Rural Pennsylvania is bigger than the states of New Jersey, Massachusetts, New Hampshire and Vermont combined. 75%, or 33,394 square miles, of Pennsylvania is considered rural. The geography is diverse, from rugged mountainous terrain to large stretches of farmland.
High-profile health system Geisinger and its affiliated entities serve 45 predominantly rural counties throughout central and northeastern Pennsylvania, 31 of which are a part of Appalachia, a unique region of the Appalachian Mountains that cuts through the western part of the state.
"Access to specialty care for many of our communities is scarce; these communities already are faced with primary care shortages, and for those who need to seek specialists and sub-specialists, long travels often are a costly and time-consuming reality," said Tejal A. Raichura, director of the center for telehealth at Geisinger.
"Surveys show that rural Pennsylvanians are not taking care of themselves as well as their urban counterparts," she continued. "Fewer rural residents than their urban counterparts get the recommended exercise. Rural residents have higher rates of obesity, with almost two-thirds at risk for chronic diseases based on their sedentary lifestyle."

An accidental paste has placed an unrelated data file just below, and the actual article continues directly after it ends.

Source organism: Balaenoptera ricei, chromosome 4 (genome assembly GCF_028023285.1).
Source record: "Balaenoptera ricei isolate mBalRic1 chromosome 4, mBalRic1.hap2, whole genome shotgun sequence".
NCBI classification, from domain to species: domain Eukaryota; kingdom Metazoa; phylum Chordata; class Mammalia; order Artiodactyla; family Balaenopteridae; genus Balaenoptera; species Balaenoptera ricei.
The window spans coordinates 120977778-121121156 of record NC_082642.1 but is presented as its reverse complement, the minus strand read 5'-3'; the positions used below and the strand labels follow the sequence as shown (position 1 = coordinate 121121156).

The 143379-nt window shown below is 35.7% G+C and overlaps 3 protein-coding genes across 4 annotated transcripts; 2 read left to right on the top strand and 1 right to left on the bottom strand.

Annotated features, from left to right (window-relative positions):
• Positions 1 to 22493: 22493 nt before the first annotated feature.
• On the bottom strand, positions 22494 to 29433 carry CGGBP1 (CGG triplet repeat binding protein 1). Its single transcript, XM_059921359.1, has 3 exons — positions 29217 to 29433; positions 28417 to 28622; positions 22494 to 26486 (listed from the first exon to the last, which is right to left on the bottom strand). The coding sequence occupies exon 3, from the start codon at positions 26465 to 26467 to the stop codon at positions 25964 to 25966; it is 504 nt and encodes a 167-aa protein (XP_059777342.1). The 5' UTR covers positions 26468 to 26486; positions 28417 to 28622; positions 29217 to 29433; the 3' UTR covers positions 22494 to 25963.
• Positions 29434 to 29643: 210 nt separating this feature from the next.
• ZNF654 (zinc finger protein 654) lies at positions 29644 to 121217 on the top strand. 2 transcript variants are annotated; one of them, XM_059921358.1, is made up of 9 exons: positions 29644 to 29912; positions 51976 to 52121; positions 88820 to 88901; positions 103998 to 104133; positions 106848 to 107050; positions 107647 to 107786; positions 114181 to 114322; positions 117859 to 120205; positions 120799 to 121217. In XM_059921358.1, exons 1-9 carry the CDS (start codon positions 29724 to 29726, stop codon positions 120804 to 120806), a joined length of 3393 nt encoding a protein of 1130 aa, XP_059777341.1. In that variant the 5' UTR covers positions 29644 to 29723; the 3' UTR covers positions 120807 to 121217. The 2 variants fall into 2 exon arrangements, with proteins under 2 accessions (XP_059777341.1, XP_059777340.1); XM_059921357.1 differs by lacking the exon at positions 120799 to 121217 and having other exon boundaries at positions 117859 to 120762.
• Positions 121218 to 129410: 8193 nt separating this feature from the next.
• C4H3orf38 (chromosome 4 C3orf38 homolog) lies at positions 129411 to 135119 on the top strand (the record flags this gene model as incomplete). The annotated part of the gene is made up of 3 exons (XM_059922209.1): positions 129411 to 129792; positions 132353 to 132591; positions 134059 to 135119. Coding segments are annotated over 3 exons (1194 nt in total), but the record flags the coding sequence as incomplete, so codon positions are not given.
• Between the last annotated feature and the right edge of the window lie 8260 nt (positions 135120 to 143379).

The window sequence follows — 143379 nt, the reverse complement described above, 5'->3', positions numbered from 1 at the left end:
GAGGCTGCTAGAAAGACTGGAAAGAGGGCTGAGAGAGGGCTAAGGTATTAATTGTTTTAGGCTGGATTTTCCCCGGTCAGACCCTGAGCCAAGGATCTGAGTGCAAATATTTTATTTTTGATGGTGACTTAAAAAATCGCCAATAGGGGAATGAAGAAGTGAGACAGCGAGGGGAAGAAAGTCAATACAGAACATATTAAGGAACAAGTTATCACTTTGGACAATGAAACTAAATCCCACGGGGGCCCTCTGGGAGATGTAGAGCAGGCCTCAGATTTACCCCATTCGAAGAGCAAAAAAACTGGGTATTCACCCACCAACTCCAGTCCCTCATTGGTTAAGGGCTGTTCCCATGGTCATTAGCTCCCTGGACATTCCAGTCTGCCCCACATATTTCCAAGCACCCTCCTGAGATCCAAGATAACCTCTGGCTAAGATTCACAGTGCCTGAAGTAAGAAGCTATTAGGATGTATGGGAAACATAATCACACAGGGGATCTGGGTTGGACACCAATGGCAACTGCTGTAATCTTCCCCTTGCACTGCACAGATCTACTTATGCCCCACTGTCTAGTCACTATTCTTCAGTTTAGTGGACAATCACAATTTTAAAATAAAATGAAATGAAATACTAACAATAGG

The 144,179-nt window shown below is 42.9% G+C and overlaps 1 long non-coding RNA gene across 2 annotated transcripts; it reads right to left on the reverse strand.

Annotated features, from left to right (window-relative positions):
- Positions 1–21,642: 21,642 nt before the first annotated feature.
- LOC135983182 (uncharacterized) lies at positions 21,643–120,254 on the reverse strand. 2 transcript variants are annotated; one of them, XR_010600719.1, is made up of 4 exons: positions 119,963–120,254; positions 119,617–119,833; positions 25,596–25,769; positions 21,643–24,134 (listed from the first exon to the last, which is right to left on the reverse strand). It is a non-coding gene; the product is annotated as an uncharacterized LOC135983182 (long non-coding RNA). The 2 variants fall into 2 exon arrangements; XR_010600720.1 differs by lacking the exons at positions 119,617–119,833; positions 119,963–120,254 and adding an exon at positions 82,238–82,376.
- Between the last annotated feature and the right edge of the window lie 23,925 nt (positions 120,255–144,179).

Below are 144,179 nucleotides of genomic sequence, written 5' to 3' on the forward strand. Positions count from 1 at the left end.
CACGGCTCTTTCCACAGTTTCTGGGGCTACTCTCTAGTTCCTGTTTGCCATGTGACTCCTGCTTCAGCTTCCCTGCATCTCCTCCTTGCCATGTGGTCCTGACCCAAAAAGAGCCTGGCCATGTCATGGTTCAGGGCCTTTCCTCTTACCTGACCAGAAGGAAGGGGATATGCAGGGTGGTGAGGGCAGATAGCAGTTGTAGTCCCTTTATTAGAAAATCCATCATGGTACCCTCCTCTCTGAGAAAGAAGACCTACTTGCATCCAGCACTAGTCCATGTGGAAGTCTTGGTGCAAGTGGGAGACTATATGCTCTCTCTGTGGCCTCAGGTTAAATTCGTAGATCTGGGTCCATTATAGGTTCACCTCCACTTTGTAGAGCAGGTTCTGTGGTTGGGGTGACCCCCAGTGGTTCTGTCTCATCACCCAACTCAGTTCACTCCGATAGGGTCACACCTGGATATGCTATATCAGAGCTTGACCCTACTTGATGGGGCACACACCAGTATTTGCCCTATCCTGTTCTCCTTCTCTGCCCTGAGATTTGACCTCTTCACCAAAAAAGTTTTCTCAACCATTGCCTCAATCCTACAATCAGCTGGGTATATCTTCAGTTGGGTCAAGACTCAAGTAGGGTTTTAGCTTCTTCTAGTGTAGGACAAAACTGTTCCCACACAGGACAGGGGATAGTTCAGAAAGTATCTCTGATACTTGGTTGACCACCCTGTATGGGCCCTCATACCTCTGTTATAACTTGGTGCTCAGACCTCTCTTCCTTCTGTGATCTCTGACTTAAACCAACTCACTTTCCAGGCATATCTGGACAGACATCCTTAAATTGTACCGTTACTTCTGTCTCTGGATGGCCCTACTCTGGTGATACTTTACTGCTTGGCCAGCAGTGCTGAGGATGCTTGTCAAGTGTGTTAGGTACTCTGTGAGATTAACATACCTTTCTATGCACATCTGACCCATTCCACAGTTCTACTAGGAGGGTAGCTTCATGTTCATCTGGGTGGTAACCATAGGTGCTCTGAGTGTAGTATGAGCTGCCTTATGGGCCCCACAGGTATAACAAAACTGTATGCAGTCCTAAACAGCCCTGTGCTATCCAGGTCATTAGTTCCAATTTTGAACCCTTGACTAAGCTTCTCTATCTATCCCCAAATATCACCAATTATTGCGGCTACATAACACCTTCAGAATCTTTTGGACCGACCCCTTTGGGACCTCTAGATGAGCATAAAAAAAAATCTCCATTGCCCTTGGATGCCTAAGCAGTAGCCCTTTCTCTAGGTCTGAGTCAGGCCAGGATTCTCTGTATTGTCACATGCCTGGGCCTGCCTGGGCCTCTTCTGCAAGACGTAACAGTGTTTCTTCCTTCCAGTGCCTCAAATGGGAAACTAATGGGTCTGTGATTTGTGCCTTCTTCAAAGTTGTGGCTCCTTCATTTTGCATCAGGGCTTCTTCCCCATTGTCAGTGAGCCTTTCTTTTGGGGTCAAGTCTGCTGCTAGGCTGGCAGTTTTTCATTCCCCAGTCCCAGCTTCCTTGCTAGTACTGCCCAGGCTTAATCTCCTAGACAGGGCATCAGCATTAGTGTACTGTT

Rural residents are in poorer physical condition, have more health risks and are more likely to lack health insurance, she added. The wage gap between urban and rural Pennsylvanians is getting wider; in fact, it has doubled in the last 30 years. Improving the quality of healthcare while lowering costs and increasing access in rural Pennsylvania counties is challenging, she said.
"In 2018, Geisinger leadership committed to expanding our telehealth program and invested in a platform that could cover various elements of virtual care, including video visits to the home and our clinics, tele-stroke visits at our various inpatient units and emergency rooms, and video visits to non-Geisinger organizations, including other hospitals, skilled nursing facilities, correctional facilities, et cetera," Raichura recalled.